It is a true testament to writer-director Wes Craven's genius that many people now first think of Scream rather than A Nightmare on Elm Street upon hearing his name. While Scream certainly re-energized the horror movie genre, A Nightmare on Elm Street revolutionized it entirely when it was released in 1984. Twenty years after the fact, the movie doesn't seem quite as scary as it did originally, but this movie has truly shocked and frightened many a moviegoer over the years, resonated with untold numbers of men and women in a new and undeniably powerful way, drawn in many viewers that had never cared about horror before, and introduced one of the greatest, most popular horror icons of past, present, and future in Freddy Krueger.
When you really look at the genesis of this movie, its incredible success is truly mind-boggling. Wes Craven had already made waves in the business with such horror classics as Last House on the Left, but the script for A Nightmare on Elm Street made the rounds of Hollywood for three years before the relatively unknown New Line Cinema stepped up to make the movie a reality. The total budget for the film was well under two million dollars, and the filmmakers basically worked miracles to make the film as viscerally shocking and beautifully gory as it is. A tremendous cast was assembled: veteran actor John Saxon and newcomer Johnny Depp (in his very first role) are terrific, Robert Englund needs no introduction for his unforgettable portrayal of Freddy Krueger, and a young and innocent Heather Langenkamp delivers a dazzling performance as Nancy Thompson. (Ronee Blakley's performance as Nancy's mother is over-the-top and rather poor in general, but this is essentially the movie's only weakness.) Many people think that Englund carries this film with his brilliant portrayal of the nightmarish killer, and in a sense he does, but for me it is Langenkamp's performance that absolutely makes this movie something way beyond special. I have always been a big Langenkamp fan; she brings to Nancy a mesmerizing sense of innocence, charm, and natural beauty that wins the audience over completely. Freddy is a dark and menacing presence, but he really doesn't get that much camera time in this first film; Nancy is the essential conduit that connects the audience to the horror.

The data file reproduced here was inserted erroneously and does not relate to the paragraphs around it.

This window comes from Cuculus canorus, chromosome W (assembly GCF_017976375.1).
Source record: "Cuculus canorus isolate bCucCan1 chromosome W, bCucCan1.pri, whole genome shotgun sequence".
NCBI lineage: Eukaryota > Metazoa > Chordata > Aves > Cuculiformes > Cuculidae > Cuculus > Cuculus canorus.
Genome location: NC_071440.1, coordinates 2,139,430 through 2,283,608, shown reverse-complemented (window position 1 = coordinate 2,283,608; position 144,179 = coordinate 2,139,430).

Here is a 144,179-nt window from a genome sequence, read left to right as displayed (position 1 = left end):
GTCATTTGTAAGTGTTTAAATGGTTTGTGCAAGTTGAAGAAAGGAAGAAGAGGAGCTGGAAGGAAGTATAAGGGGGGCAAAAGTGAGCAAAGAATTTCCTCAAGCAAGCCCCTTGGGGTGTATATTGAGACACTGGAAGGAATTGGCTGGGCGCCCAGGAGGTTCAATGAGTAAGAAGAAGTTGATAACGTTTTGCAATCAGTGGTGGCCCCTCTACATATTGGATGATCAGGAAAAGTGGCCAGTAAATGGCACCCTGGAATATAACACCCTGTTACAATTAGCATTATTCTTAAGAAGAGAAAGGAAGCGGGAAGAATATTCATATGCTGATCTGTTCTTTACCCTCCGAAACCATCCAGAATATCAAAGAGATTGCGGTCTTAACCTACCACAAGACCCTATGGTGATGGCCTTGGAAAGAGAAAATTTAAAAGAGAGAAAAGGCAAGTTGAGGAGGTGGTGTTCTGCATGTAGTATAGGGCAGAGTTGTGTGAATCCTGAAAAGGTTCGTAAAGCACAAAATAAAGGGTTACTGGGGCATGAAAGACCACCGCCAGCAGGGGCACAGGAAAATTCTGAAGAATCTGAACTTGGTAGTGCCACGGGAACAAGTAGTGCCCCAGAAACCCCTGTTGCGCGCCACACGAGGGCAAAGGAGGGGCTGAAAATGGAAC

I don't think much is required in terms of explanations or plot summaries here. Freddy Krueger was a murderer of children who was hunted down and burned to death by local parents. He still exists, though, in the world of dreams, and now the teenaged children of the men and women who destroyed him are his targets. Nancy and her friends all begin to see this strange burnt man in an old fedora and a dirty red and olive green sweater in their dreams; Nancy soon learns that whatever happens in these awful dreams also happens in real life. The first victim dies a spectacular death, one that surely poured heaps of shock value on 1984 audiences and which still works wonderfully today. Several other notable deaths follow, and Nancy knows that she alone must face Freddy and somehow engineer a trap with which to snag him. It's not easy killing a dead man who lives in dreams, of course, but Wes Craven built a really beautiful logic into the story that makes it work convincingly.
The special effects of this film are remarkable, especially given the tight budget restraints. The death scenes are powerful and bloody, the atmosphere and look of the boiler room sets in particular are dark and malevolent, everything about Freddy's look and performance are perfect, and even really cheap effects such as the phone tongue and melted stairs work beautifully. The special features included on the DVD are nothing short of superb, especially the commentary by Wes Craven, Heather Langenkamp, John Saxon, and director of photography Jacques Haitkin - I learned so much from this commentary (including the fascinating true-life facts that helped give birth to the original idea in Craven's mind), all of which made me all the more impressed with this seminal horror classic. A Nightmare on Elm Street is one of the most enjoyable, powerful, and influential horror films ever made, and the transfer to DVD makes this film look better than ever.